Date(s) - 12/16/2013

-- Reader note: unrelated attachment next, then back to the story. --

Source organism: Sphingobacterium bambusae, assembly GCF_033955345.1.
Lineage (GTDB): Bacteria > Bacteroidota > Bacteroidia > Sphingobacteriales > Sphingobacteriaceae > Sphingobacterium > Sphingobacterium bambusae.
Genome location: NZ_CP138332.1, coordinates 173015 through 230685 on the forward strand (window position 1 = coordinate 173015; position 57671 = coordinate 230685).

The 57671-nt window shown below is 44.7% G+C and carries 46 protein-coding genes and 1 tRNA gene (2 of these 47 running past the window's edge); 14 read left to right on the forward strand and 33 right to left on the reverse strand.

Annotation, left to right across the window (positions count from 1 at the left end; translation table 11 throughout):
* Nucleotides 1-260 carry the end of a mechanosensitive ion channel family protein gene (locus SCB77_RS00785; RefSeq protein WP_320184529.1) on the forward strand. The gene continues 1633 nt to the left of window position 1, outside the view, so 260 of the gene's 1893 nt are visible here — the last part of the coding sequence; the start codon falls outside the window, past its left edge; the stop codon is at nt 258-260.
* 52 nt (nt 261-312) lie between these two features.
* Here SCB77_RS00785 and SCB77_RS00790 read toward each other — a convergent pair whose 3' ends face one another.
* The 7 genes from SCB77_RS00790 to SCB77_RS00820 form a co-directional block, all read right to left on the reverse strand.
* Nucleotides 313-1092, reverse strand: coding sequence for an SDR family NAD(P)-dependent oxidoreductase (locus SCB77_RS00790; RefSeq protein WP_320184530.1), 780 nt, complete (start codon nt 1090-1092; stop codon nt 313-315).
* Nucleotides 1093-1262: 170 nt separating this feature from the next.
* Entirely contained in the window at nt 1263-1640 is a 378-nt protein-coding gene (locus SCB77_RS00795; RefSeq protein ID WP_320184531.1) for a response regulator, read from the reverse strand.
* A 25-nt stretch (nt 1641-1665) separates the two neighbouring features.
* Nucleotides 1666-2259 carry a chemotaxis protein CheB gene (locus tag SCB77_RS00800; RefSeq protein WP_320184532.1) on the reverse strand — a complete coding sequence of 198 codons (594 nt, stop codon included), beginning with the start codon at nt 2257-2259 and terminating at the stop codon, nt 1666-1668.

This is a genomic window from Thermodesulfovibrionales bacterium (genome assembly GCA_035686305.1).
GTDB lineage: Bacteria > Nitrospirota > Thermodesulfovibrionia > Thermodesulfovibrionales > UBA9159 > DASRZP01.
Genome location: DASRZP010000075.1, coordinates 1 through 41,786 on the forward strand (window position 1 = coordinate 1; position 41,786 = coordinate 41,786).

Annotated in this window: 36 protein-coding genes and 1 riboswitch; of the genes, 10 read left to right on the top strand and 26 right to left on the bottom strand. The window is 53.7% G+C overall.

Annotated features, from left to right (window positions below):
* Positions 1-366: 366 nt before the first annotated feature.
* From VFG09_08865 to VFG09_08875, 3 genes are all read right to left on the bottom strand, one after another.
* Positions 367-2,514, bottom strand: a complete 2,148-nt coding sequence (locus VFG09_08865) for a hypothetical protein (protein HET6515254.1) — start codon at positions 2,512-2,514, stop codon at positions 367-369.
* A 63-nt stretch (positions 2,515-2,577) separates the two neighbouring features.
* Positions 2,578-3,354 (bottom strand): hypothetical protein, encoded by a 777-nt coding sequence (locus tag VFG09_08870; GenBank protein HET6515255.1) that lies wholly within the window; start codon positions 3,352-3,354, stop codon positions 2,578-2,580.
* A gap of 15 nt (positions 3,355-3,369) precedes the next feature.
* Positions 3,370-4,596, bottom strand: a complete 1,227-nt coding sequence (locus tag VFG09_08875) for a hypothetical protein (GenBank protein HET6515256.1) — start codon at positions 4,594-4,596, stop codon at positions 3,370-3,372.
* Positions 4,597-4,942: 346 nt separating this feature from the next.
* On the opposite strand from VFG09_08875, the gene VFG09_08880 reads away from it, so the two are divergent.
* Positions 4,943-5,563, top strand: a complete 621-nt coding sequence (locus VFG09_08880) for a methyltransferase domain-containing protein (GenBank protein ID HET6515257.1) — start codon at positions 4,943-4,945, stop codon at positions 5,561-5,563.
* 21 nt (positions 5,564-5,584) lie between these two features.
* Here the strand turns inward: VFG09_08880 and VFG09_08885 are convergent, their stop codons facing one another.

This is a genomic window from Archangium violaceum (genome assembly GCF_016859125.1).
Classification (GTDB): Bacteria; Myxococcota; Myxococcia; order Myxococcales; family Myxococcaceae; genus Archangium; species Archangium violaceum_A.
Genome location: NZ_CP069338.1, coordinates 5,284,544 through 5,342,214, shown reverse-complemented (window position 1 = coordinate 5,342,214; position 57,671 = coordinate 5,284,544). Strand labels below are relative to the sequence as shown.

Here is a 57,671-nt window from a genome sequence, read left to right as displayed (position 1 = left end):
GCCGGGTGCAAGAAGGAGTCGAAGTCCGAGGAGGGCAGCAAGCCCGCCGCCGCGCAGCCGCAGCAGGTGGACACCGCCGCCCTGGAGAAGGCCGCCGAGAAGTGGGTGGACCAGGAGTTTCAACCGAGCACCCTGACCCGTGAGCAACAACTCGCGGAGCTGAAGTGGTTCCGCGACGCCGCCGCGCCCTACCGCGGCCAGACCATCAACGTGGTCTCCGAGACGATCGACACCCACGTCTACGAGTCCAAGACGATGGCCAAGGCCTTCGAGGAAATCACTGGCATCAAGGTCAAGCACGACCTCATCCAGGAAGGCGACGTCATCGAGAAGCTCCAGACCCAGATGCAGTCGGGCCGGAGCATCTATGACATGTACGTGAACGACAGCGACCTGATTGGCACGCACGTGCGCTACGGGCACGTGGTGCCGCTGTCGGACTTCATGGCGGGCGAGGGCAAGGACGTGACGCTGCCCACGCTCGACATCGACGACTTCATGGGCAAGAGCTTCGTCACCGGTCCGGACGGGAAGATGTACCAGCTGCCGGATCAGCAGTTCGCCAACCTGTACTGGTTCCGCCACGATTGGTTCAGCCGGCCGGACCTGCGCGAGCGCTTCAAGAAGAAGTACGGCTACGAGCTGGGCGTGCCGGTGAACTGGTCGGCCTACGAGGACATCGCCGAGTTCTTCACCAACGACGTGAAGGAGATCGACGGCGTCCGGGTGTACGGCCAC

During ischemic stroke, oxygen delivery in interrupted to a region of the brain resulting in a complex cascade of hemodynamic and cellular events that ultimately leads to cell death and tissue damage. Although recent advances in high resolution in vivo imaging have enabled some aspects of this cascade to be visualized dynamically, the detailed changes in blood flow and oxygenation during stroke remain poorly understood. This talk will describe two new developments in optical imaging techniques for high resolution imaging of cortical hemodynamics and their application to animal models of stroke and clinical translation to neurosurgery. The first, laser speckle contrast imaging, enables real-time visualization of blood flow during neurosurgery, monitoring of clot formation in animal models of stroke, and chronic tracking of blood flow changes to assess recovery from brain injury. The second, two-photon phosphorescence lifetime microscopy, allows determination of oxygen levels in single, subsurface blood vessels with three-dimensional micron scale resolution. When combined together, these imaging methods provide unprecedented levels of in vivo information about the microvascular alterations in the brain following diseases such as stroke.